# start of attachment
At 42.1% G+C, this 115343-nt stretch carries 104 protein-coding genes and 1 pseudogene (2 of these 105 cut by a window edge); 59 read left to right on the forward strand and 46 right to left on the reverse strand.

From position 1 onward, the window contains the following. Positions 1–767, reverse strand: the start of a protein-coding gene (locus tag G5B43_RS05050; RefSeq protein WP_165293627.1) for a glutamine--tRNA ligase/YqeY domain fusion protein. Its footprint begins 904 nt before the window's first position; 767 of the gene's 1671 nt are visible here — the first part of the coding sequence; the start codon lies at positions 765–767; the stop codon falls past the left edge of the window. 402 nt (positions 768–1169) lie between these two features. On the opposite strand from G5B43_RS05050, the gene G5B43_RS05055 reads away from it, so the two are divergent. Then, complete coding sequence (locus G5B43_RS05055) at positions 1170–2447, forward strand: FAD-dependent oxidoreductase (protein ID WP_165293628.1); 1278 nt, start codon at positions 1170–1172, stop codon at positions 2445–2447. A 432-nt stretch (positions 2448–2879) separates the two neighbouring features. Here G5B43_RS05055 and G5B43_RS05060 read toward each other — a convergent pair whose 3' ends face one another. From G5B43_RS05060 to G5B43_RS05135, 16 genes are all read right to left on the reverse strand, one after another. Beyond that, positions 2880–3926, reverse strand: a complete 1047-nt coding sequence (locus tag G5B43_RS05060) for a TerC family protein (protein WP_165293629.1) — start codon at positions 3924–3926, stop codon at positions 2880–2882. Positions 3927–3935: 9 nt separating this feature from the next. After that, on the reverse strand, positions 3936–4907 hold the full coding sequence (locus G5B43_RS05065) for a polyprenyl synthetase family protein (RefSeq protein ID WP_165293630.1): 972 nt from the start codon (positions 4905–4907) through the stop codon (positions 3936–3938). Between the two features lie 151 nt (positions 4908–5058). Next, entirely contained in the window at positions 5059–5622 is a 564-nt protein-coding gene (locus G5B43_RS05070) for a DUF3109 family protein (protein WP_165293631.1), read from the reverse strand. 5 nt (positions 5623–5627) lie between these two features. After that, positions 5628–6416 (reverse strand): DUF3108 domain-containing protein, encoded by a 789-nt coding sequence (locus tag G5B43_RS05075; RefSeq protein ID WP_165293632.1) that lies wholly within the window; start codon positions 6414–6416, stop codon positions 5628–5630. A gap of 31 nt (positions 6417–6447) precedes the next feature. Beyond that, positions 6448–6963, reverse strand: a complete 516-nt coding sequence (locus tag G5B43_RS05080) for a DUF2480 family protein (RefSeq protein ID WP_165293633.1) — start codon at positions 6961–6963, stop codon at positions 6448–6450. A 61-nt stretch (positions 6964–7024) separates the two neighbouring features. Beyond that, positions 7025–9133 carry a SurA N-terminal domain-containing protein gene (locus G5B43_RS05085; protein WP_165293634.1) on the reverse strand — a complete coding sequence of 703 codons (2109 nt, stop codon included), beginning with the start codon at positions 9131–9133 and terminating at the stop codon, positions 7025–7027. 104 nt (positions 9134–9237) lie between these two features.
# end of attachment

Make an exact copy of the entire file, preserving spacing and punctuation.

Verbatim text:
At 42.1% G+C, this 115343-nt stretch carries 104 protein-coding genes and 1 pseudogene (2 of these 105 cut by a window edge); 59 read left to right on the forward strand and 46 right to left on the reverse strand.

From position 1 onward, the window contains the following. Positions 1–767, reverse strand: the start of a protein-coding gene (locus tag G5B43_RS05050; RefSeq protein WP_165293627.1) for a glutamine--tRNA ligase/YqeY domain fusion protein. Its footprint begins 904 nt before the window's first position; 767 of the gene's 1671 nt are visible here — the first part of the coding sequence; the start codon lies at positions 765–767; the stop codon falls past the left edge of the window. 402 nt (positions 768–1169) lie between these two features. On the opposite strand from G5B43_RS05050, the gene G5B43_RS05055 reads away from it, so the two are divergent. Then, complete coding sequence (locus G5B43_RS05055) at positions 1170–2447, forward strand: FAD-dependent oxidoreductase (protein ID WP_165293628.1); 1278 nt, start codon at positions 1170–1172, stop codon at positions 2445–2447. A 432-nt stretch (positions 2448–2879) separates the two neighbouring features. Here G5B43_RS05055 and G5B43_RS05060 read toward each other — a convergent pair whose 3' ends face one another. From G5B43_RS05060 to G5B43_RS05135, 16 genes are all read right to left on the reverse strand, one after another. Beyond that, positions 2880–3926, reverse strand: a complete 1047-nt coding sequence (locus tag G5B43_RS05060) for a TerC family protein (protein WP_165293629.1) — start codon at positions 3924–3926, stop codon at positions 2880–2882. Positions 3927–3935: 9 nt separating this feature from the next. After that, on the reverse strand, positions 3936–4907 hold the full coding sequence (locus G5B43_RS05065) for a polyprenyl synthetase family protein (RefSeq protein ID WP_165293630.1): 972 nt from the start codon (positions 4905–4907) through the stop codon (positions 3936–3938). Between the two features lie 151 nt (positions 4908–5058). Next, entirely contained in the window at positions 5059–5622 is a 564-nt protein-coding gene (locus G5B43_RS05070) for a DUF3109 family protein (protein WP_165293631.1), read from the reverse strand. 5 nt (positions 5623–5627) lie between these two features. After that, positions 5628–6416 (reverse strand): DUF3108 domain-containing protein, encoded by a 789-nt coding sequence (locus tag G5B43_RS05075; RefSeq protein ID WP_165293632.1) that lies wholly within the window; start codon positions 6414–6416, stop codon positions 5628–5630. A gap of 31 nt (positions 6417–6447) precedes the next feature. Beyond that, positions 6448–6963, reverse strand: a complete 516-nt coding sequence (locus tag G5B43_RS05080) for a DUF2480 family protein (RefSeq protein ID WP_165293633.1) — start codon at positions 6961–6963, stop codon at positions 6448–6450. A 61-nt stretch (positions 6964–7024) separates the two neighbouring features. Beyond that, positions 7025–9133 carry a SurA N-terminal domain-containing protein gene (locus G5B43_RS05085; protein WP_165293634.1) on the reverse strand — a complete coding sequence of 703 codons (2109 nt, stop codon included), beginning with the start codon at positions 9131–9133 and terminating at the stop codon, positions 7025–7027. 104 nt (positions 9134–9237) lie between these two features.